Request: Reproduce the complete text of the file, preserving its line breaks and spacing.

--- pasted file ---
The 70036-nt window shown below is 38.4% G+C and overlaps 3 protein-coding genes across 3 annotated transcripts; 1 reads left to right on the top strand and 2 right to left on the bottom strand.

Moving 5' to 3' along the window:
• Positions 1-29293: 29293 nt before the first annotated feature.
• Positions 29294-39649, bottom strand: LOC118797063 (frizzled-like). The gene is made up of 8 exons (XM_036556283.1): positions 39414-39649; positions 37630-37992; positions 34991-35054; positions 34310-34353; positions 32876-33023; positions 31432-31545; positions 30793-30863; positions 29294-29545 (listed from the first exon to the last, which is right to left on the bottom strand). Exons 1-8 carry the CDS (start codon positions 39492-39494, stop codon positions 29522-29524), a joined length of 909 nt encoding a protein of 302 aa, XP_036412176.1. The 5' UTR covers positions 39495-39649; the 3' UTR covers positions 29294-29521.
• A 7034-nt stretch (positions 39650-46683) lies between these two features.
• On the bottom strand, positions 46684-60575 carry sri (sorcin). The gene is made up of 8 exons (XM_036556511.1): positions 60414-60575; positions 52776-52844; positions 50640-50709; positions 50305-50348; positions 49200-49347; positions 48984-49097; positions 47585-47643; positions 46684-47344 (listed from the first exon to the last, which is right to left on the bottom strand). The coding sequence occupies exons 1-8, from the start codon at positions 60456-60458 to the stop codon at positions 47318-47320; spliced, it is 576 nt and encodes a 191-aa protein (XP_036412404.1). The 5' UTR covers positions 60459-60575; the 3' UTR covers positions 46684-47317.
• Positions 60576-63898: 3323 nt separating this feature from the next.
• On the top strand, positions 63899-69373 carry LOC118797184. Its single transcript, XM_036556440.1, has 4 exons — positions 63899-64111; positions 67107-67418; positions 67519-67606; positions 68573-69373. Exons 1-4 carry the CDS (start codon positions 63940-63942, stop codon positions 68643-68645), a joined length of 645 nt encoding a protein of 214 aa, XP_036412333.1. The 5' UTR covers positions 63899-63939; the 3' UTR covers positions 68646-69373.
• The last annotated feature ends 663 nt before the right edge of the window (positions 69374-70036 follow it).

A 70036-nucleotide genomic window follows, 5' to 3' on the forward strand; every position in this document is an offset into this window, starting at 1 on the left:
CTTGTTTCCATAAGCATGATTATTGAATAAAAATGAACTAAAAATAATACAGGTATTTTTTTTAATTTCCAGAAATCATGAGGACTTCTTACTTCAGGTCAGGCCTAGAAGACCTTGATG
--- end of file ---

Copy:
The 70036-nt window shown below is 38.4% G+C and overlaps 3 protein-coding genes across 3 annotated transcripts; 1 reads left to right on the top strand and 2 right to left on the bottom strand.

Moving 5' to 3' along the window:
• Positions 1-29293: 29293 nt before the first annotated feature.
• Positions 29294-39649, bottom strand: LOC118797063 (frizzled-like). The gene is made up of 8 exons (XM_036556283.1): positions 39414-39649; positions 37630-37992; positions 34991-35054; positions 34310-34353; positions 32876-33023; positions 31432-31545; positions 30793-30863; positions 29294-29545 (listed from the first exon to the last, which is right to left on the bottom strand). Exons 1-8 carry the CDS (start codon positions 39492-39494, stop codon positions 29522-29524), a joined length of 909 nt encoding a protein of 302 aa, XP_036412176.1. The 5' UTR covers positions 39495-39649; the 3' UTR covers positions 29294-29521.
• A 7034-nt stretch (positions 39650-46683) lies between these two features.
• On the bottom strand, positions 46684-60575 carry sri (sorcin). The gene is made up of 8 exons (XM_036556511.1): positions 60414-60575; positions 52776-52844; positions 50640-50709; positions 50305-50348; positions 49200-49347; positions 48984-49097; positions 47585-47643; positions 46684-47344 (listed from the first exon to the last, which is right to left on the bottom strand). The coding sequence occupies exons 1-8, from the start codon at positions 60456-60458 to the stop codon at positions 47318-47320; spliced, it is 576 nt and encodes a 191-aa protein (XP_036412404.1). The 5' UTR covers positions 60459-60575; the 3' UTR covers positions 46684-47317.
• Positions 60576-63898: 3323 nt separating this feature from the next.
• On the top strand, positions 63899-69373 carry LOC118797184. Its single transcript, XM_036556440.1, has 4 exons — positions 63899-64111; positions 67107-67418; positions 67519-67606; positions 68573-69373. Exons 1-4 carry the CDS (start codon positions 63940-63942, stop codon positions 68643-68645), a joined length of 645 nt encoding a protein of 214 aa, XP_036412333.1. The 5' UTR covers positions 63899-63939; the 3' UTR covers positions 68646-69373.
• The last annotated feature ends 663 nt before the right edge of the window (positions 69374-70036 follow it).

A 70036-nucleotide genomic window follows, 5' to 3' on the forward strand; every position in this document is an offset into this window, starting at 1 on the left:
CTTGTTTCCATAAGCATGATTATTGAATAAAAATGAACTAAAAATAATACAGGTATTTTTTTTAATTTCCAGAAATCATGAGGACTTCTTACTTCAGGTCAGGCCTAGAAGACCTTGATG